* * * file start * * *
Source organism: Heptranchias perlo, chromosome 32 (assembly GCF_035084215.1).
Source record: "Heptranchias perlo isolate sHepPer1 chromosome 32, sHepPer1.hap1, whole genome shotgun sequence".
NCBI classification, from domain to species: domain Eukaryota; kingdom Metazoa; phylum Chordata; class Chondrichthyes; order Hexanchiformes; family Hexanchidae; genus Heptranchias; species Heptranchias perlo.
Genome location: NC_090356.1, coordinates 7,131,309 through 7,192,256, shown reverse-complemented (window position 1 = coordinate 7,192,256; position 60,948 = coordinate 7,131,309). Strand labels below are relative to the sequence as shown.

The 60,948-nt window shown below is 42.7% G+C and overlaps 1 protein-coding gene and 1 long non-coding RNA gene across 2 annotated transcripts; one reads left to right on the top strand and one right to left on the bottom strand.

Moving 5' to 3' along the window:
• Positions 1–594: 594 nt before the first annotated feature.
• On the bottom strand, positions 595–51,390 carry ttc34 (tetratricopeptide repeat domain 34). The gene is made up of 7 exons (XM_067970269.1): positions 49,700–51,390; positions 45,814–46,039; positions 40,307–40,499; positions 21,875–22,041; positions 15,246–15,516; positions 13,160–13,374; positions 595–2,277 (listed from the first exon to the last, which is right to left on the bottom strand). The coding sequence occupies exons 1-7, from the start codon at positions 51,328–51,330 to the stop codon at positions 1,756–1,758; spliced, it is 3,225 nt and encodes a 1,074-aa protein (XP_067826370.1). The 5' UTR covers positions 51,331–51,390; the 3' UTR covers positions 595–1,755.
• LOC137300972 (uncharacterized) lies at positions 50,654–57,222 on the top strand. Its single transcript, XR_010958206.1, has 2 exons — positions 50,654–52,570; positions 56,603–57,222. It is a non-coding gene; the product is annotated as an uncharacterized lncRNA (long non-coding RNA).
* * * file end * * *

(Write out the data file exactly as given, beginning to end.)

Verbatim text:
Source organism: Heptranchias perlo, chromosome 32 (assembly GCF_035084215.1).
Source record: "Heptranchias perlo isolate sHepPer1 chromosome 32, sHepPer1.hap1, whole genome shotgun sequence".
NCBI classification, from domain to species: domain Eukaryota; kingdom Metazoa; phylum Chordata; class Chondrichthyes; order Hexanchiformes; family Hexanchidae; genus Heptranchias; species Heptranchias perlo.
Genome location: NC_090356.1, coordinates 7,131,309 through 7,192,256, shown reverse-complemented (window position 1 = coordinate 7,192,256; position 60,948 = coordinate 7,131,309). Strand labels below are relative to the sequence as shown.

The 60,948-nt window shown below is 42.7% G+C and overlaps 1 protein-coding gene and 1 long non-coding RNA gene across 2 annotated transcripts; one reads left to right on the top strand and one right to left on the bottom strand.

Moving 5' to 3' along the window:
• Positions 1–594: 594 nt before the first annotated feature.
• On the bottom strand, positions 595–51,390 carry ttc34 (tetratricopeptide repeat domain 34). The gene is made up of 7 exons (XM_067970269.1): positions 49,700–51,390; positions 45,814–46,039; positions 40,307–40,499; positions 21,875–22,041; positions 15,246–15,516; positions 13,160–13,374; positions 595–2,277 (listed from the first exon to the last, which is right to left on the bottom strand). The coding sequence occupies exons 1-7, from the start codon at positions 51,328–51,330 to the stop codon at positions 1,756–1,758; spliced, it is 3,225 nt and encodes a 1,074-aa protein (XP_067826370.1). The 5' UTR covers positions 51,331–51,390; the 3' UTR covers positions 595–1,755.
• LOC137300972 (uncharacterized) lies at positions 50,654–57,222 on the top strand. Its single transcript, XR_010958206.1, has 2 exons — positions 50,654–52,570; positions 56,603–57,222. It is a non-coding gene; the product is annotated as an uncharacterized lncRNA (long non-coding RNA).